11

The following snippets are from TimerOne library source code:

// TimerOne.h:
void (*isrCallback)();

// TimerOne.cpp:
ISR(TIMER1_OVF_vect) // interrupt service routine that wraps a user defined function supplied by attachInterrupt
{
  Timer1.isrCallback();
}

// TimerOne.cpp:
void TimerOne::attachInterrupt(void (*isr)(), long microseconds)
{
  if(microseconds > 0) setPeriod(microseconds);
  isrCallback = isr; // register the user's callback with the real ISR
  TIMSK1 = _BV(TOIE1); // sets the timer overflow interrupt enable bit
  resume();                                                                                            
}

The question: if the timer is already running, and the main program calls attachInterrupt(), could the timer interrupt occur there during the function pointer assignment isrCallback = isr;? Then, with lucky timing, Timer1.isrCallback(); function pointer would consist partly of the old and partly of the new address, causing the ISR jump to a bogus location?

I suppose this might be the case, since function pointers are certainly wider than 1 byte, and accessing > 1 byte data isn't atomic. Possible workarounds could be:

  • Always call detachInterrupt() to make sure the timer isn't running, before calling attachInterrupt(), i.e. clarify Timer1 docs.
  • Or, modify Timer1, disabling timer overflow interrupts temporarily just before isrCallback = isr;

Does this make sense, or is there something in Timer1 sources or function pointer assignments that I've missed?

7

Have a look at the code for attachInterrupt() and detachInterrupt() in /Applications/Arduino.app/Contents/Resources/Java/hardware/arduino/cores/arduino/WInterrupts.c (well, that's where they are on a Mac, anyway. Arduino file structure on other OSes' probably looks similar in the lower levels of the path).

It appears that attachInterrupt() assumes that the interrupt in question is not yet enabled because it writes the function pointer without taking any precautions. Note that detachInterrupts() disables the target interrupt before writing a NULL-pointer to its vector. So I'd at least use a detachInterrupt() / attachInterrupt() pair

I'd want to run any such code in a critical section, myself. It appears your first way (detach, then attach) would work, though I can't be sure it couldn't miss an unfortunately timed interrupt. The datasheet for your MCU might have more to say on that. But neither am I sure at this point, that a global cli()/sei() wouldn't miss it either. The ATMega2560 datasheet, section 6.8, does say "When using the SEI instruction to enable interrupts, the instruction following SEI will be executed before any pending interrupts, as shown in this example", seeming to imply that it can buffer an interrupt while the interrupts are off.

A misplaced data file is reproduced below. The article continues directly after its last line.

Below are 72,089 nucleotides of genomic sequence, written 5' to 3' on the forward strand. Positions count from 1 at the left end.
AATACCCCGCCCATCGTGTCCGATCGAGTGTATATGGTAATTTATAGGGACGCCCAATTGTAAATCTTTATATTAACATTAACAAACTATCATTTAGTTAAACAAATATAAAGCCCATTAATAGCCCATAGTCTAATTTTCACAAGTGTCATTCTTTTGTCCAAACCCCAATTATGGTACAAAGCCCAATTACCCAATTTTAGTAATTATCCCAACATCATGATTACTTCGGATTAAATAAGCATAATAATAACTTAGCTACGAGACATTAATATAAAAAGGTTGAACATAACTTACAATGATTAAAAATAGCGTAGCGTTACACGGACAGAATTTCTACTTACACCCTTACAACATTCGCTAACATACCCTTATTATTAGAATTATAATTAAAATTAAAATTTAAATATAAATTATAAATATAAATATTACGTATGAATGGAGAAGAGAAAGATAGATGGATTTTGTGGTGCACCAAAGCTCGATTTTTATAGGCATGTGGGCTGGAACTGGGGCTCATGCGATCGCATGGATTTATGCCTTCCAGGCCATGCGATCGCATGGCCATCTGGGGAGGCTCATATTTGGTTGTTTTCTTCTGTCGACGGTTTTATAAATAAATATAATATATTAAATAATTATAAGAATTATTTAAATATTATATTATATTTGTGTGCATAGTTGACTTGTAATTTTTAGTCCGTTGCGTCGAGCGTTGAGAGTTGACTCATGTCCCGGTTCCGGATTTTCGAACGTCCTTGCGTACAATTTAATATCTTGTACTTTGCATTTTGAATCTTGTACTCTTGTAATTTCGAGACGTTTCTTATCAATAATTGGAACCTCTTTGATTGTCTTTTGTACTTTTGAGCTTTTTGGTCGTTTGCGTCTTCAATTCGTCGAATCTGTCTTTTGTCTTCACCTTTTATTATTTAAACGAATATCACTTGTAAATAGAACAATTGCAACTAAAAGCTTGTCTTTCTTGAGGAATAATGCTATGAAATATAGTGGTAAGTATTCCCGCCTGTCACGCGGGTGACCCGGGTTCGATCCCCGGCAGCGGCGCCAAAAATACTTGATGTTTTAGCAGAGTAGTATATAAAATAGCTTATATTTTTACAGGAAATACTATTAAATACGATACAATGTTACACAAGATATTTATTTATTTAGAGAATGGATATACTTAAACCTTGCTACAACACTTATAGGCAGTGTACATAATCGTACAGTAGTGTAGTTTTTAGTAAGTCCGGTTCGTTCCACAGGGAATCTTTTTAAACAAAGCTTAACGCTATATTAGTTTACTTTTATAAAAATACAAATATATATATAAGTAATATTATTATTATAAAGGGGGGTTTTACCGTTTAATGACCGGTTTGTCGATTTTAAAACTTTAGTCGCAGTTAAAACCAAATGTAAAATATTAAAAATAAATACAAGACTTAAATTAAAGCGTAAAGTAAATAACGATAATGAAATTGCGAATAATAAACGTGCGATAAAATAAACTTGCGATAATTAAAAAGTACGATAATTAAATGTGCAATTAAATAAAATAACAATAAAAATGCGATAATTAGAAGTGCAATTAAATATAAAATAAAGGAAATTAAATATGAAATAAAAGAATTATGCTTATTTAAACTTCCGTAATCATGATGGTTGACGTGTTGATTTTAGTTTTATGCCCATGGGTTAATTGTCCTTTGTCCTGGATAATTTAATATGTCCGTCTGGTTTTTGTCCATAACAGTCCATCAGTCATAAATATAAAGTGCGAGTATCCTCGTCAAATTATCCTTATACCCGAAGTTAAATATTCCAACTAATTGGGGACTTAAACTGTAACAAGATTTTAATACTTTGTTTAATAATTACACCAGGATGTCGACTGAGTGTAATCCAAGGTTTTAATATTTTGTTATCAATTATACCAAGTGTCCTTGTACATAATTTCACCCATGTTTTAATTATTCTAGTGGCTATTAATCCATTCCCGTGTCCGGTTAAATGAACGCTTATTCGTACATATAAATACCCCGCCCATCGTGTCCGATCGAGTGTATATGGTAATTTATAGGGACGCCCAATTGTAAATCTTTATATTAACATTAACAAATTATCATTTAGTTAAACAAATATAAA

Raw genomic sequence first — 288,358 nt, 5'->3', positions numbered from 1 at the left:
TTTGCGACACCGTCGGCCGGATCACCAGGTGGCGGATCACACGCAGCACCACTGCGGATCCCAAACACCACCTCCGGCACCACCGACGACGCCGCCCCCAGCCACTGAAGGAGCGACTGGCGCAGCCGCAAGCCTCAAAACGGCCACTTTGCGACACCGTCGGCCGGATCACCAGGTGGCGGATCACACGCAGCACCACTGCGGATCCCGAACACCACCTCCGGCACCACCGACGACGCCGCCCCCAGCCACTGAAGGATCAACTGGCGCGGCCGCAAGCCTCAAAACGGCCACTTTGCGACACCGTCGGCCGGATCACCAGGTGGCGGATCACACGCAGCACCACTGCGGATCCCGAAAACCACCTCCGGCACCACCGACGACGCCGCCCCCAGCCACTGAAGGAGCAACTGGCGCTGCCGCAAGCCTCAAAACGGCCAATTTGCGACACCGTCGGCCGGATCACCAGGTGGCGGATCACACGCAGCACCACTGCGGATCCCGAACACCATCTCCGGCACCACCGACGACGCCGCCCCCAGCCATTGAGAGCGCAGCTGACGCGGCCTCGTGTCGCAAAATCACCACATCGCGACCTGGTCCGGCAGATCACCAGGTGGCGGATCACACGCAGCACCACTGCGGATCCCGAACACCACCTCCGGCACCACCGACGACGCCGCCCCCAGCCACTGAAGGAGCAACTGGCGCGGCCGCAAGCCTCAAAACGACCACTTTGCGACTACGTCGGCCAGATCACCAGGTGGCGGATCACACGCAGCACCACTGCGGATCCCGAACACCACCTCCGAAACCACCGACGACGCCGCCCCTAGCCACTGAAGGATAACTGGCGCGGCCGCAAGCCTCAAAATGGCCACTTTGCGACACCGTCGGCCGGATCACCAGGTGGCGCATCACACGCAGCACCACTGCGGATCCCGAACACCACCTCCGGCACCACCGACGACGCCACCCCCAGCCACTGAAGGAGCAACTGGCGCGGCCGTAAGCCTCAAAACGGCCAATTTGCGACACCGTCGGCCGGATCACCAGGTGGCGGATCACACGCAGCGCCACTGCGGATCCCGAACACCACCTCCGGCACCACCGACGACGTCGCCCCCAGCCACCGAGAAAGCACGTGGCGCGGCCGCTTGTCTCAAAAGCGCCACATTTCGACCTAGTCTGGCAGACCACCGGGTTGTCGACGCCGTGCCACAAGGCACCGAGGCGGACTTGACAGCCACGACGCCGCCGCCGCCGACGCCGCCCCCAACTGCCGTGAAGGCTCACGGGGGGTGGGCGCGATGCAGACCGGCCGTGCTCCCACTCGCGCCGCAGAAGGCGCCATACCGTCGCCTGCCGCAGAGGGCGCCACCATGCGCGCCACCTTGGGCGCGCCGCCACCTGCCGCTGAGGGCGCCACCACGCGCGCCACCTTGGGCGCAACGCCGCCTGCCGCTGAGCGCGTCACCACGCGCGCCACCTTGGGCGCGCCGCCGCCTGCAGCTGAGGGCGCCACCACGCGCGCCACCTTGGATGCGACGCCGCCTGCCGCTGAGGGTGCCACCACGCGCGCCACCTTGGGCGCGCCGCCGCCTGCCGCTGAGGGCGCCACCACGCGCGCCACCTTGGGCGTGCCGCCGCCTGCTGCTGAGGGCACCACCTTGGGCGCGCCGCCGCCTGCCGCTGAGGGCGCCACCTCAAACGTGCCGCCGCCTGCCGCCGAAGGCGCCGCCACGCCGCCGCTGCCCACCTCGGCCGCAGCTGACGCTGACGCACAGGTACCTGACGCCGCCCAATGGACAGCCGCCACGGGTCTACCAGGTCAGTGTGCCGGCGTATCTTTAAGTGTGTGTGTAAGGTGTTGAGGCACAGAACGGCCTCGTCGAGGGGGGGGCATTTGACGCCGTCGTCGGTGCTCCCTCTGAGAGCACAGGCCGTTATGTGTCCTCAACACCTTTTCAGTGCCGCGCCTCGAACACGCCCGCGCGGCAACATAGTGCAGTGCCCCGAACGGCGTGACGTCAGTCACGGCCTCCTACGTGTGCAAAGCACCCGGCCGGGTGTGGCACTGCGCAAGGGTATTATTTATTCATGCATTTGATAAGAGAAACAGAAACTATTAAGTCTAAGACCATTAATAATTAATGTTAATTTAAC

• It's indeed useful to dive to the sources:) TimerOne's attach / detach interrupt mechanism seems to be done similarly as the standard (WInterrupt's) and so has the same "features". – Joonas Pulakka Jun 3 '14 at 12:17
0

It looks like you have a point. The logical thing to do would be to disable interrupts in such a way that you don't re-enable them if they were disabled in the first place. For example:

  uint8_t oldSREG = SREG;  // remember if interrupts are on
  cli();                   // make the next line interruptible
  isrCallback = isr;       // register the user's callback with the real ISR
  SREG = oldSREG;          // turn interrupts back on, if they were on before

"When using the SEI instruction to enable interrupts, the instruction following SEI will be executed before any pending interrupts, as shown in this example"

The intention of this is to let you write code like this:

  sei ();         // enable interrupts
  sleep_cpu ();   // sleep

Without that provision you might get an interrupt between those two lines, and thus sleep indefinitely (because the interrupt which was going to wake you has occurred before you slept). The provision in the processor that the next instruction, after interrupts become enabled if they were not enabled before, is always executed, guards against this.

  • Wouldn't it be more efficient to TIMSK1=0; TIFR1=_BV(TOV1); isrCallback=isr; TIMSK1=_BV(TOIE1);? It spares one CPU register and doesn't contribute interrupt latency. – Edgar Bonet Oct 24 '16 at 8:14
  • What about the other bits, like ICIE1, OCIE1B, OCIE1A? I understand about the latency, but interrupts should be able to cope with a couple of clock cycles of not being available. There may be a race condition. The interrupt might be triggered already (ie. the flag in the CPU is set) and turning TIMSK1 off might not stop it being handled. You might also need to reset TOV1 (by writing 1 to it in TIFR1) to ensure that doesn't happen. The uncertainty there leads me to think that turning interrupts off globally is the safer course. – Nick Gammon Oct 24 '16 at 8:55

Your Answer

By clicking “Post Your Answer”, you agree to our terms of service, privacy policy and cookie policy

Not the answer you're looking for? Browse other questions tagged or ask your own question.